The case of reading and preserving Indonesian literature


By Theo Kalangi

In March 2016, a study conducted by Central Connecticut State University (CCTU) entitled “Most Literate Nation of the World” placed Indonesia as the 60th most literate nation out of 61 nations on the list, above only Botswana, and below fellow ASEAN member Thailand. A survey by UNESCO in 2012 records that only one out of 1000 people in Indonesia have an interest in reading. It might sound meagre enough, but what if we ask this next question: how many of the 0.1 percent read books that were written by an Indonesian author?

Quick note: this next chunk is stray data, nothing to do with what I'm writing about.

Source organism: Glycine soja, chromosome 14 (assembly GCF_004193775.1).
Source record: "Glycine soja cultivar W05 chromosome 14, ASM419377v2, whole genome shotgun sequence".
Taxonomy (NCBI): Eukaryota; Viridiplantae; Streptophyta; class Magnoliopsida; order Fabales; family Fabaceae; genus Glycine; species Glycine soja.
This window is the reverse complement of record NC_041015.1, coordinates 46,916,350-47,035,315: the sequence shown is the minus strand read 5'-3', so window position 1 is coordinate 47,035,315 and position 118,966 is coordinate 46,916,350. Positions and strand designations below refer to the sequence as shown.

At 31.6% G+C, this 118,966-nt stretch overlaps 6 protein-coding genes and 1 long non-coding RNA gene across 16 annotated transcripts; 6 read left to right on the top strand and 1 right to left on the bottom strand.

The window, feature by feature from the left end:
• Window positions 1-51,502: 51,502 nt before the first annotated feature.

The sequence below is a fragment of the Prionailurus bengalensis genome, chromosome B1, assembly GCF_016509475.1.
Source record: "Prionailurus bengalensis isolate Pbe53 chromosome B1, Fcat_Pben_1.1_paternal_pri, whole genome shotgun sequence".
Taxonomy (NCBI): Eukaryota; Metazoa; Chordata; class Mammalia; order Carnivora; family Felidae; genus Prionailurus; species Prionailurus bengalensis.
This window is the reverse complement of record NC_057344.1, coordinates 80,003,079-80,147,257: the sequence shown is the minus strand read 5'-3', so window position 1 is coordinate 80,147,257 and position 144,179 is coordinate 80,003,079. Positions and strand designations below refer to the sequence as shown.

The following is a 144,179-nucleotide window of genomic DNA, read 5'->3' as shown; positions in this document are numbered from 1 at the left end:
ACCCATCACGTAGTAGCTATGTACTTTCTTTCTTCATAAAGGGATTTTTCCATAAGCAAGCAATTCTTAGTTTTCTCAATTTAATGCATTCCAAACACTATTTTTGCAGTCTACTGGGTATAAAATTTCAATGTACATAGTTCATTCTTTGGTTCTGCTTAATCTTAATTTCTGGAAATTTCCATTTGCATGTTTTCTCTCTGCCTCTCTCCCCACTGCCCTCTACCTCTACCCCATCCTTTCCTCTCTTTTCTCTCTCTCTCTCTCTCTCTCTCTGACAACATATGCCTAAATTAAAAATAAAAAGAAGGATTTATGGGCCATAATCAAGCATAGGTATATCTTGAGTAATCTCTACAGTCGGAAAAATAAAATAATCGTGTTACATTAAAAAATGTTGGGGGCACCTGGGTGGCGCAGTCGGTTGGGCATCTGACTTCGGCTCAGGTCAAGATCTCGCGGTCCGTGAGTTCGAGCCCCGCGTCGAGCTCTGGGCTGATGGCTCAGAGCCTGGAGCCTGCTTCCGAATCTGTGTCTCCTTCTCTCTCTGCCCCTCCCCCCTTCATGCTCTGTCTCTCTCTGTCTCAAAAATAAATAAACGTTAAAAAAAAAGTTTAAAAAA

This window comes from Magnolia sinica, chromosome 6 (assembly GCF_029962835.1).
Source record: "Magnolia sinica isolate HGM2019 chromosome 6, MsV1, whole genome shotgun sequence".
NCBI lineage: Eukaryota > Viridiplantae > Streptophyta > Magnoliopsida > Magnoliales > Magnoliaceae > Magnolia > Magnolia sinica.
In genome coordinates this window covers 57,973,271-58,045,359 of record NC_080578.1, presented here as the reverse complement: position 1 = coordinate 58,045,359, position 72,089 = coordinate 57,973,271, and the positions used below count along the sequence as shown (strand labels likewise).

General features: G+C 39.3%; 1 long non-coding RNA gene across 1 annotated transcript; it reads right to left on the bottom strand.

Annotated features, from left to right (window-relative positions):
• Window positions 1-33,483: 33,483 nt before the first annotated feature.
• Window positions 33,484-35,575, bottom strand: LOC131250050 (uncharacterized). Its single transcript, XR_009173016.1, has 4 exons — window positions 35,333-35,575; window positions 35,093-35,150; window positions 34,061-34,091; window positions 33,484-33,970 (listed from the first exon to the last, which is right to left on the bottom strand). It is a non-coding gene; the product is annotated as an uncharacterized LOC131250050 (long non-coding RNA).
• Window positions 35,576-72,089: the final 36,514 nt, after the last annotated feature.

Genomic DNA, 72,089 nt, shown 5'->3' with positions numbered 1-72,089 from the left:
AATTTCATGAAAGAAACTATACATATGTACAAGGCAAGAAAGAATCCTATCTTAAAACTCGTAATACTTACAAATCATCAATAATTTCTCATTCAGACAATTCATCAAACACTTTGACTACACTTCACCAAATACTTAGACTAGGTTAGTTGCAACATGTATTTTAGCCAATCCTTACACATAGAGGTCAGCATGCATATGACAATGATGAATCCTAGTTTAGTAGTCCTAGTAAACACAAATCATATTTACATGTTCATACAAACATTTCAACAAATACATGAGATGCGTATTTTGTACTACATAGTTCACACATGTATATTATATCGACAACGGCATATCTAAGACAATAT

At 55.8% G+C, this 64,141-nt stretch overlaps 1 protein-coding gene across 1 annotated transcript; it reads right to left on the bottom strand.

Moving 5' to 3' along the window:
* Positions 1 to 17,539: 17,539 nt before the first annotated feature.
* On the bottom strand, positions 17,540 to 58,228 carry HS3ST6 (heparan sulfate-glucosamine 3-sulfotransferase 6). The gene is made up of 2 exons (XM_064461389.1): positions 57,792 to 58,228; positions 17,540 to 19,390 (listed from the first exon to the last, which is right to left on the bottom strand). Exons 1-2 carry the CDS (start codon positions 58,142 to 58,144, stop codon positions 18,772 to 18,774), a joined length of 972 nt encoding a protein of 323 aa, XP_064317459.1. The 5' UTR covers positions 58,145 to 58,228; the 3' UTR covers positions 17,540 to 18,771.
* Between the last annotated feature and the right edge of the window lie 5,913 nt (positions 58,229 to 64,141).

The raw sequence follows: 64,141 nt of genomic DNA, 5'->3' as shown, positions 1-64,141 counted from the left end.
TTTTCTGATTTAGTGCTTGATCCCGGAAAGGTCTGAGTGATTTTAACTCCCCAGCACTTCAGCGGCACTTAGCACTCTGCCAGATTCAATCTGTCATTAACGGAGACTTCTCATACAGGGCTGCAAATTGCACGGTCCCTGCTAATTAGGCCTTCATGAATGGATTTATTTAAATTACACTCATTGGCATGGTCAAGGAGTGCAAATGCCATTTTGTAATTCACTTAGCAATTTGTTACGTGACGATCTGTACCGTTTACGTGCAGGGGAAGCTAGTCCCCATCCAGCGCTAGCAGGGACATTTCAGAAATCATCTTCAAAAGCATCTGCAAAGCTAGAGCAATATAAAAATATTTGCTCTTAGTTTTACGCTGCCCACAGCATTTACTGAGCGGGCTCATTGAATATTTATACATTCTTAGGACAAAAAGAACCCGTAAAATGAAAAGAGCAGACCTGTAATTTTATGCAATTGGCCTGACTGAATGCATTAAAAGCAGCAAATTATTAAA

In most developed countries, especially English-speaking countries, high school students are taught to read books, being exposed to the work of English literature greats like Mark Twain and Shakespeare and encouraged to enjoy and find fun in reading literature. However, in Indonesia, this practice is rare or not practiced at all. Yes, we are taught about the history of Indonesian literature and the periods that divide the styles of literature in Indonesia, but we are not given time to read in class nor are we properly taught to read and appreciate the works of our own people. Read more

Source: The Jakarta Post